- are short-term opportunities lasting from a few months to several years
- focus on the professional development of the fellow
- are sponsored by a specific organization seeking to expand leadership in their field
Fellowship programs can be designed to support a range of activities including graduate study in a specific field, research to advance work on a particular issue, developing a new community-based organization or initiative, training and reflection to support the fellow's growth, and opportunities to further explore a particular field of work.
- Search fellowship sites such as:
- Fellowships for Undergraduates and Recent Graduates
- Graduate Fellowships and Grants (UC Berkeley Graduate Division)
- ProFellow: Over 1000 academic and professional fellowships
- Columbia University Undergraduate Fellowship Listings
- Cornell University Graduate School's Fellowship Database
- Scholarship Connection
- Search job listings - Do a keyword search using "fellowship" while reviewing listings on sites such as Idealist.org. Also, search for "internships" as some fellowships may be structured as internships.
- Talk to current fellows - Most fellowship websites profile current and former fellows, many of whom are happy to speak with prospective applicants. Intiate contact with fellows to get the inside story on their experience.
Fellowships are structured to provide significant work experiences, and fellows are often expected to take on a great deal of responsibility quickly. Generally, fellows are provided with unique experiences that are not typically available to someone starting out in an entry-level position. This experiential learning component varies depending upon the fellowship program.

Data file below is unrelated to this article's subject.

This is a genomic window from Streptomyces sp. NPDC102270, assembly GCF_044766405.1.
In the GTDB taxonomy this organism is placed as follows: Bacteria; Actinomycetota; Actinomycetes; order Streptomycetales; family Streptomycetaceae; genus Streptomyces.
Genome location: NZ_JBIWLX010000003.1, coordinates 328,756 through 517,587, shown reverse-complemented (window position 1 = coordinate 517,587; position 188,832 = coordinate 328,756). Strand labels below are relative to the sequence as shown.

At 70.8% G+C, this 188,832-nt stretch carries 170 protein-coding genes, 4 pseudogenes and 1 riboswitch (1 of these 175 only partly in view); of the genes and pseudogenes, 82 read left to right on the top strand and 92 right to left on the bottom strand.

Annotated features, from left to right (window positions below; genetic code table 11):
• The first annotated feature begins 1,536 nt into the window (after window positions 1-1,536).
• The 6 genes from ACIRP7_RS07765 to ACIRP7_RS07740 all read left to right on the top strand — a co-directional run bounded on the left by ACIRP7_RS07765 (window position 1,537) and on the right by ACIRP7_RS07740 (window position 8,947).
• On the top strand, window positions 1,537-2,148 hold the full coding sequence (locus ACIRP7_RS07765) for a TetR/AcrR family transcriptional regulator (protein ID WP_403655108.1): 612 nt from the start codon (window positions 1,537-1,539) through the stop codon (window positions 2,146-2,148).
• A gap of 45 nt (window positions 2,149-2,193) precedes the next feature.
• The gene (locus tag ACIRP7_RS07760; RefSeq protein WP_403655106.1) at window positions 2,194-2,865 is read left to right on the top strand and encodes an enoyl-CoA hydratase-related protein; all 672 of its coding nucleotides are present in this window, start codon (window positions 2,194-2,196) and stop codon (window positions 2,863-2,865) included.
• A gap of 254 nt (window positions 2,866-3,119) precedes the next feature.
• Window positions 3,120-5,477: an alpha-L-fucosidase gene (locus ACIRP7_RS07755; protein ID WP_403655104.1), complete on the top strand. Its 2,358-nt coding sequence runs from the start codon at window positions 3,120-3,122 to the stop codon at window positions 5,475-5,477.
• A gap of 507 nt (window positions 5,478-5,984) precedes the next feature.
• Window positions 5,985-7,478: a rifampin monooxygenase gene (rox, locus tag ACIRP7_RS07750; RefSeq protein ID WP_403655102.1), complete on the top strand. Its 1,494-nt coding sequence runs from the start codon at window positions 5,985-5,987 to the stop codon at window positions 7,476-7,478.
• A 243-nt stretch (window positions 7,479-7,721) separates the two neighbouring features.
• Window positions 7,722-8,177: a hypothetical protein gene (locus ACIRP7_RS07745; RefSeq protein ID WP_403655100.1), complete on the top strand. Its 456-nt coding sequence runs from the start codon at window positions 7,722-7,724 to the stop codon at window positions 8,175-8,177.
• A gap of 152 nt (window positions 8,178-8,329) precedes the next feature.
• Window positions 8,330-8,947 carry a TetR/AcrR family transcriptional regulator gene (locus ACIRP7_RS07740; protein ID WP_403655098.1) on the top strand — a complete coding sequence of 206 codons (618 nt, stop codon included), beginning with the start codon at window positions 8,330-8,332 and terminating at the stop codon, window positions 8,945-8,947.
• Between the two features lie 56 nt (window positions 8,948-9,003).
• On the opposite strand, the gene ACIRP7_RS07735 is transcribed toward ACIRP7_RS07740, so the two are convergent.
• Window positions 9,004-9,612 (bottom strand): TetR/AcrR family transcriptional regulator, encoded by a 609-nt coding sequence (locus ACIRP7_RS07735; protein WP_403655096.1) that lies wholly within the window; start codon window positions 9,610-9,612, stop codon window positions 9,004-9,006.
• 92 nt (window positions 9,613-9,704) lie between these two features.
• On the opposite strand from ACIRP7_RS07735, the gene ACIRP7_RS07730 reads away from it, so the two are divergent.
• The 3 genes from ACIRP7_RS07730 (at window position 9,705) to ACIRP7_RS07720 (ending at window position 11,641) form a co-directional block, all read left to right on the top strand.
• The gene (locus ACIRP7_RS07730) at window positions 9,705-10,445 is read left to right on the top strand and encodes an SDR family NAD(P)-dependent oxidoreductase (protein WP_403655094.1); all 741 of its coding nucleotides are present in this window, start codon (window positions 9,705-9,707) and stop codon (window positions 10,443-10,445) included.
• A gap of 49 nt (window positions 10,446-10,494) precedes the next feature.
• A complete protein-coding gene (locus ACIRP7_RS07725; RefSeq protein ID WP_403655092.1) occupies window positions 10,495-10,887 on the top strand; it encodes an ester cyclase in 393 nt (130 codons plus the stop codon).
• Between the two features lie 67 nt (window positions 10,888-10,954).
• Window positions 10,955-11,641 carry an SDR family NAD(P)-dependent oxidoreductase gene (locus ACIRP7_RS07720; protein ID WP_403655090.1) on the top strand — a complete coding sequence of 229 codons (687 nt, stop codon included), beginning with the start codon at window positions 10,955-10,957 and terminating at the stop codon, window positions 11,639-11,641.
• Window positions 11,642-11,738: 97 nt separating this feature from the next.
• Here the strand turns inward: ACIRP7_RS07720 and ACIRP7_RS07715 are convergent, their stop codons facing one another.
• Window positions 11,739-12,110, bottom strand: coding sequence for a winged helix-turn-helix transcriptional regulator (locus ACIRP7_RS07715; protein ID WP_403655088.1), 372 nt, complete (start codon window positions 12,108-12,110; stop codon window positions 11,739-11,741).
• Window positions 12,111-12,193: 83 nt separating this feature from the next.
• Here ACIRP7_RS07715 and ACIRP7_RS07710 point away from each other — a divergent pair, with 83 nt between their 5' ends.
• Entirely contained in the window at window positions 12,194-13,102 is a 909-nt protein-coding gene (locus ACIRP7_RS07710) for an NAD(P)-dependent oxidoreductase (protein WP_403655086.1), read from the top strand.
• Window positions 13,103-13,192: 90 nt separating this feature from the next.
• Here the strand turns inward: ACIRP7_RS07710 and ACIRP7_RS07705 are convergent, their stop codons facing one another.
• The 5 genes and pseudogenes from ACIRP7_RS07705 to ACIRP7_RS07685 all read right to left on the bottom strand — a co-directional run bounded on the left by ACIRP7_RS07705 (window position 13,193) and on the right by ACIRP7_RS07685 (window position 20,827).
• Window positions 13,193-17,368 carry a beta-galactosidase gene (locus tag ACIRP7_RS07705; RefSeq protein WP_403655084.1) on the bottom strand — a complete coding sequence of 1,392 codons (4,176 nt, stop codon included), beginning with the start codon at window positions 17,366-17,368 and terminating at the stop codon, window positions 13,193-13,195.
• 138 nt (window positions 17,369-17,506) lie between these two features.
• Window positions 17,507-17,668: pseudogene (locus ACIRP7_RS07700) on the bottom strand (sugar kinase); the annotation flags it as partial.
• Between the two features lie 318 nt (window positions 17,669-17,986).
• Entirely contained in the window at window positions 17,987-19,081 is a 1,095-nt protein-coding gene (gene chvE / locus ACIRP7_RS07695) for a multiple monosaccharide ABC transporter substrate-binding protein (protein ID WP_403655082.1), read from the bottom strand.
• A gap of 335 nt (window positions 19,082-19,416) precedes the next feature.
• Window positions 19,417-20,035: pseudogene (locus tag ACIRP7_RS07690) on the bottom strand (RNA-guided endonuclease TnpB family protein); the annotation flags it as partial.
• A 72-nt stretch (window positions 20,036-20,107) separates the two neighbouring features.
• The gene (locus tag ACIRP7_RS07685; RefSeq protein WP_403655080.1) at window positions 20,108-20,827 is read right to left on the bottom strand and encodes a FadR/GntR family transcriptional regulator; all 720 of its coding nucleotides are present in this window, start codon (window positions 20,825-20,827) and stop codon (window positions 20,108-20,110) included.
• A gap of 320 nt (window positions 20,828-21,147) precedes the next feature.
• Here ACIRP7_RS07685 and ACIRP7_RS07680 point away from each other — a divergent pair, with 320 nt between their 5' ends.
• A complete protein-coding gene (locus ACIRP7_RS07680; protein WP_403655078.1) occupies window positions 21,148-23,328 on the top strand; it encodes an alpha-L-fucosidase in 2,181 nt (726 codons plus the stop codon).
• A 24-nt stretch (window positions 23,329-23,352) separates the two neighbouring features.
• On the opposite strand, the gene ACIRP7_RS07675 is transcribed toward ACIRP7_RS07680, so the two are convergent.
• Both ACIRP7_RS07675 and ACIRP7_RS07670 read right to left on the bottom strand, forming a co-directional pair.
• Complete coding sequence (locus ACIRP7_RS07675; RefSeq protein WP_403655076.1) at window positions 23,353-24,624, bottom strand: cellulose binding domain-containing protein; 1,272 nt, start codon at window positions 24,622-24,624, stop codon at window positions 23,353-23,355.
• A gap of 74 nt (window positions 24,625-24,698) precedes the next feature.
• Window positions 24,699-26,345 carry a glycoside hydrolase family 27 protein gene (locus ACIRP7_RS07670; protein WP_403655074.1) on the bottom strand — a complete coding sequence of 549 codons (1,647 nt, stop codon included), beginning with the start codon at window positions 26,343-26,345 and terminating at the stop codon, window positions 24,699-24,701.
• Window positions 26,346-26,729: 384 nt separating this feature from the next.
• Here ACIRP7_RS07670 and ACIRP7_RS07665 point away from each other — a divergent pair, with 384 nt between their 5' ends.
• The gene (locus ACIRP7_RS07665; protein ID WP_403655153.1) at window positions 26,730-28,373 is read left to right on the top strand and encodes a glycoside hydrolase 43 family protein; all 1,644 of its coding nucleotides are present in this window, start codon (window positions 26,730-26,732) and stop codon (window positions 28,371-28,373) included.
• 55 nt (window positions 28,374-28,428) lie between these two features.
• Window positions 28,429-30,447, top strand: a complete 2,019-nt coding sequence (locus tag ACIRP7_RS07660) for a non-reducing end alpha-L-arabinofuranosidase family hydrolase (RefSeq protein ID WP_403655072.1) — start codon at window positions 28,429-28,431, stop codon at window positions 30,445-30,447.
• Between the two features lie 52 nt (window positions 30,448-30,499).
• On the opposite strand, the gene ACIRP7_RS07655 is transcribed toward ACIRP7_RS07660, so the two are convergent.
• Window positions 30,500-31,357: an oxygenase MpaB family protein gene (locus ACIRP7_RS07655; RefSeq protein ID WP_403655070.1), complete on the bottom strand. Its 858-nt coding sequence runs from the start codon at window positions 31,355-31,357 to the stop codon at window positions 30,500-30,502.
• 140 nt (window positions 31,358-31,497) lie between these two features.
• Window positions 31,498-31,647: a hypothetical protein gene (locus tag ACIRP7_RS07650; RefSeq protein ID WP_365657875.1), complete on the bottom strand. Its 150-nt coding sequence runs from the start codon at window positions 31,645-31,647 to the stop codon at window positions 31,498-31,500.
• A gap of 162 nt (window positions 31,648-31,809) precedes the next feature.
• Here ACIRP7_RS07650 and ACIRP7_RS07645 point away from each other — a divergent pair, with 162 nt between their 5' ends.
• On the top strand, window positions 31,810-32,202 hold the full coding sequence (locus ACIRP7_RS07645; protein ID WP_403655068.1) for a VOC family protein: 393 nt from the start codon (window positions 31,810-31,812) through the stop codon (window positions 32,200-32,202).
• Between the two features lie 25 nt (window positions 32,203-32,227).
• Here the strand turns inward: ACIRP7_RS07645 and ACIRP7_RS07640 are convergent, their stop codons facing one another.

Training and Professional Development
Fellowship programs are known for their commitment to the professional development of individual fellows and often include intensive training. Key elements of this training might include:
- academic seminars to develop frameworks and apply theory
- in-depth research and analysis of a particular issue area
- a broad curriculum of skills development which may include leadership, community organizing, public speaking, grant writing, and media relations
Most fellowship programs provide a living allowance or stipend, yet it is not typically comparable to the salary of a full-time job. Financial compensation can vary greatly with stipends ranging from $10,000 to up to $25,000 for a 9-12 month program. Other incentives may be provided to fellows such as healthcare coverage, student loan repayment assistance, and housing stipends.
Although eligibility requirements vary with the fellowship, most programs look for:
- motivation, self-direction and personal integrity
- highly developed interpersonal and writing skills
- demonstrated leadership and potential for continued leadership
Applications can be extensive and often include a resume, transcript, letters of recommendation and writing sample. Depending on the fellowship, there may be additional application materials required as well.
Additionally, the application process for most programs includes an interview which may be a series of individual interviews, a single panel interview, or situational group interviews in which candidates work together to devise responses to a problem or question.